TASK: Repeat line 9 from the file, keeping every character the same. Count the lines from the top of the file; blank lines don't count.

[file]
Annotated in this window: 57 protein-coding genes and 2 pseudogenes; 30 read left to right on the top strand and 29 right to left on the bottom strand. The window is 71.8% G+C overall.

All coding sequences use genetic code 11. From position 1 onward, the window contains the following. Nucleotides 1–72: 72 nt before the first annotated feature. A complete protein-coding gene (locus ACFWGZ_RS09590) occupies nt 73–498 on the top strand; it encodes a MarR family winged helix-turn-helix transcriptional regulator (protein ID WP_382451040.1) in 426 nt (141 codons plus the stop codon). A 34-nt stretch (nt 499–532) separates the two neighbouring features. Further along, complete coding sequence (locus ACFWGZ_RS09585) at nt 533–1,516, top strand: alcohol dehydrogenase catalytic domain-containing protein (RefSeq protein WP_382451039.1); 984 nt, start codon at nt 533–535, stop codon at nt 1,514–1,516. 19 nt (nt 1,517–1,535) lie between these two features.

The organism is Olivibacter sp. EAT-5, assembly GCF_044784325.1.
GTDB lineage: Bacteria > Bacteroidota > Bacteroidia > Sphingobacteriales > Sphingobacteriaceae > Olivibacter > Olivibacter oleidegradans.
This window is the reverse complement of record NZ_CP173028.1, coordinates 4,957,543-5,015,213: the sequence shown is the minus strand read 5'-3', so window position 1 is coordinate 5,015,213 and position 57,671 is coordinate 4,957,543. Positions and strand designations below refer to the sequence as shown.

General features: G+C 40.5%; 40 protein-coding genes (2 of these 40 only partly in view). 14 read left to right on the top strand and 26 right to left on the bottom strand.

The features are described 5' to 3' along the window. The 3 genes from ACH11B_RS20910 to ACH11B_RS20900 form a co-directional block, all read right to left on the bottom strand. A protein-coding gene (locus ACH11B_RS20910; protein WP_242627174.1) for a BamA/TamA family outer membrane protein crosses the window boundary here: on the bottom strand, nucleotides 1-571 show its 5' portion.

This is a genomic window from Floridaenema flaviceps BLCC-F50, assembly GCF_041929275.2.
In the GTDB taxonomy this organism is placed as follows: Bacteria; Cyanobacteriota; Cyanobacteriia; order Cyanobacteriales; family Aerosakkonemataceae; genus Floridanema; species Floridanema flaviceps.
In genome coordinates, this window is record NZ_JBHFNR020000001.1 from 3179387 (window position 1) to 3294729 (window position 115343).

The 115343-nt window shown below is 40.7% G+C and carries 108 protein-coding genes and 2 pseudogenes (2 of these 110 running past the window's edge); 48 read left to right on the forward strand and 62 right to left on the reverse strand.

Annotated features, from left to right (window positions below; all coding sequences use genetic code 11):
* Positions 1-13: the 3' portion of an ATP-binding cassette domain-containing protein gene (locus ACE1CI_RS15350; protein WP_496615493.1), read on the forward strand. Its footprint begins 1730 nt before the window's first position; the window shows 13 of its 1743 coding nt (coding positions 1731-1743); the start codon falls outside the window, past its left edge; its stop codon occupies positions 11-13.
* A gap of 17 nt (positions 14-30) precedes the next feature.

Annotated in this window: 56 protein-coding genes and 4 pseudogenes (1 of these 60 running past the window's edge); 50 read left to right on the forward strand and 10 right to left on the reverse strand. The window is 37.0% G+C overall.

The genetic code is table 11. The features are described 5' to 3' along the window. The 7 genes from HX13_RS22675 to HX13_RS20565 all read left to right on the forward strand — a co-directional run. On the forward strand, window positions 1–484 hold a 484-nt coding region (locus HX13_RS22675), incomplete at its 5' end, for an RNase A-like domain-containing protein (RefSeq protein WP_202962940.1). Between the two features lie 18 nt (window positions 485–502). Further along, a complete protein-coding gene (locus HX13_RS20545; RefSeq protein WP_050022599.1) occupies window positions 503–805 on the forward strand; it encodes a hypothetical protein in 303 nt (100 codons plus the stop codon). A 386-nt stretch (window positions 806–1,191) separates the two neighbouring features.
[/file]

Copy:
In the GTDB taxonomy this organism is placed as follows: Bacteria; Cyanobacteriota; Cyanobacteriia; order Cyanobacteriales; family Aerosakkonemataceae; genus Floridanema; species Floridanema flaviceps.